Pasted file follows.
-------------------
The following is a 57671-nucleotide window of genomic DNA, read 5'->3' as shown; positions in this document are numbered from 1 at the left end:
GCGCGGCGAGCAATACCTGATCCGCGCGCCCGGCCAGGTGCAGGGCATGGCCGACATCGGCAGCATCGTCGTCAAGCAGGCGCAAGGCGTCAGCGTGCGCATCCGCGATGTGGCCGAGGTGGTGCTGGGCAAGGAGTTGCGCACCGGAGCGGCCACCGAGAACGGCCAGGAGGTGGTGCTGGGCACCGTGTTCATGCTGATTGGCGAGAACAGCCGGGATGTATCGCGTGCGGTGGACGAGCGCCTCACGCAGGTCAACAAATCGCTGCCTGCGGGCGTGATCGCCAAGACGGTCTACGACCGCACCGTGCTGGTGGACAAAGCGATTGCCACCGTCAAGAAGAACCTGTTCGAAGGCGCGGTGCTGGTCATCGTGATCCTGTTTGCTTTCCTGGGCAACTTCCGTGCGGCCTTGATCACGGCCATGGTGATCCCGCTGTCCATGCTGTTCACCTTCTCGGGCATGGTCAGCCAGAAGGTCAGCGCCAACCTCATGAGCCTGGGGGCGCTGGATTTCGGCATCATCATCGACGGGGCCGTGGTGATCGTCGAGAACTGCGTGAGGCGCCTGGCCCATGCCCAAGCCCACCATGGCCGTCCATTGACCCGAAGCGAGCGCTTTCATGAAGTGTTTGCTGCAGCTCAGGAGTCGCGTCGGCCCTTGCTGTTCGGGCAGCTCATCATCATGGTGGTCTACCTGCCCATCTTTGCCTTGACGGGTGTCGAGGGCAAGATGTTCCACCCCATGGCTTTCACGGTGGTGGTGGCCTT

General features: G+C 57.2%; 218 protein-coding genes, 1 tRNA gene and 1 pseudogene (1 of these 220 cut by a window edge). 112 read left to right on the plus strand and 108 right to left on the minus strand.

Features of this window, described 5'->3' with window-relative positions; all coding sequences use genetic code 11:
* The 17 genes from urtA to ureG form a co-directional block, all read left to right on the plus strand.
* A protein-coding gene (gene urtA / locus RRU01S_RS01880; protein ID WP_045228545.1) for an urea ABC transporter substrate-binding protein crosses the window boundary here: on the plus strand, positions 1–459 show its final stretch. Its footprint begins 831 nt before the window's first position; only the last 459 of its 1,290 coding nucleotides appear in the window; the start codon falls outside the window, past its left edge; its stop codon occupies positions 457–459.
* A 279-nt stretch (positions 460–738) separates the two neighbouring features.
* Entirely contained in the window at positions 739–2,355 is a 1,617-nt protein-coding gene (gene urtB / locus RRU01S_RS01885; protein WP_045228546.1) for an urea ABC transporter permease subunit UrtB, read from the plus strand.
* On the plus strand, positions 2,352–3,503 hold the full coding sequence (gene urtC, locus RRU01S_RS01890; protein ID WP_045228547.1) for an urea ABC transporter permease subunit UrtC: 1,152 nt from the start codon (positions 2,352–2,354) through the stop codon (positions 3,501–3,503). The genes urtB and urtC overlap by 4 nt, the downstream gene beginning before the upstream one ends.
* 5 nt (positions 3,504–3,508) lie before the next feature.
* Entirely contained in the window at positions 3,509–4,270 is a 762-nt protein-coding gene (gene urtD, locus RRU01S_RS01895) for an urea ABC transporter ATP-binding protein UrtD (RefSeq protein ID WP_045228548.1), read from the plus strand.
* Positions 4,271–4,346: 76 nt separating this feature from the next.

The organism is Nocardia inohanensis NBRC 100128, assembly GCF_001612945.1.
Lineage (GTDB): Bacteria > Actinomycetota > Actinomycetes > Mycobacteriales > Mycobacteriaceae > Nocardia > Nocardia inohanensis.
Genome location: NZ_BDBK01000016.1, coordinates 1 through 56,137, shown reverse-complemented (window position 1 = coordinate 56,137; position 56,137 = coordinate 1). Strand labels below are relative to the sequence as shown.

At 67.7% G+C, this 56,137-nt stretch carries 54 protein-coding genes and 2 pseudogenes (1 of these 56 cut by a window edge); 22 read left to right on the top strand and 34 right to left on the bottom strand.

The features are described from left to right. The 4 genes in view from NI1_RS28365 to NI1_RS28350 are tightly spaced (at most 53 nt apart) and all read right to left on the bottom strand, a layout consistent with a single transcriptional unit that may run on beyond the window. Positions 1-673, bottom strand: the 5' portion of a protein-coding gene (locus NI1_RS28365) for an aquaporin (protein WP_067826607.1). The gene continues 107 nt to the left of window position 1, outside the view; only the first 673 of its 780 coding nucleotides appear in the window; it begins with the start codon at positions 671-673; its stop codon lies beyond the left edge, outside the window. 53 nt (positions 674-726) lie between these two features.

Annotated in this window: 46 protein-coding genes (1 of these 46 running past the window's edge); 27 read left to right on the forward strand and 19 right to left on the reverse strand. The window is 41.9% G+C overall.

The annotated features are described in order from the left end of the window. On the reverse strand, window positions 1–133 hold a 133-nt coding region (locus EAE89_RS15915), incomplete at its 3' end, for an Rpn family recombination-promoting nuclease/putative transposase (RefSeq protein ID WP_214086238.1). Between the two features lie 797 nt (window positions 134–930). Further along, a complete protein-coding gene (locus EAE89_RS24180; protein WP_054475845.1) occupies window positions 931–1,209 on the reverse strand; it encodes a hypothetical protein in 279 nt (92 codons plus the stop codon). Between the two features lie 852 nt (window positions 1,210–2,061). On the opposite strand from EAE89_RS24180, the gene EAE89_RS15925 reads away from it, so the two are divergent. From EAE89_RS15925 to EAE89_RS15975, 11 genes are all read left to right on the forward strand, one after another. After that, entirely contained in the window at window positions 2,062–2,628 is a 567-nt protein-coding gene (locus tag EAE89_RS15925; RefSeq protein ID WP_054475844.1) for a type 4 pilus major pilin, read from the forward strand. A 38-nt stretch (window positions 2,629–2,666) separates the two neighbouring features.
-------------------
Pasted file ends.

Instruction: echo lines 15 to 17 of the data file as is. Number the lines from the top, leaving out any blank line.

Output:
Genome location: NZ_BDBK01000016.1, coordinates 1 through 56,137, shown reverse-complemented (window position 1 = coordinate 56,137; position 56,137 = coordinate 1). Strand labels below are relative to the sequence as shown.

At 67.7% G+C, this 56,137-nt stretch carries 54 protein-coding genes and 2 pseudogenes (1 of these 56 cut by a window edge); 22 read left to right on the top strand and 34 right to left on the bottom strand.

The features are described from left to right. The 4 genes in view from NI1_RS28365 to NI1_RS28350 are tightly spaced (at most 53 nt apart) and all read right to left on the bottom strand, a layout consistent with a single transcriptional unit that may run on beyond the window. Positions 1-673, bottom strand: the 5' portion of a protein-coding gene (locus NI1_RS28365) for an aquaporin (protein WP_067826607.1). The gene continues 107 nt to the left of window position 1, outside the view; only the first 673 of its 780 coding nucleotides appear in the window; it begins with the start codon at positions 671-673; its stop codon lies beyond the left edge, outside the window. 53 nt (positions 674-726) lie between these two features.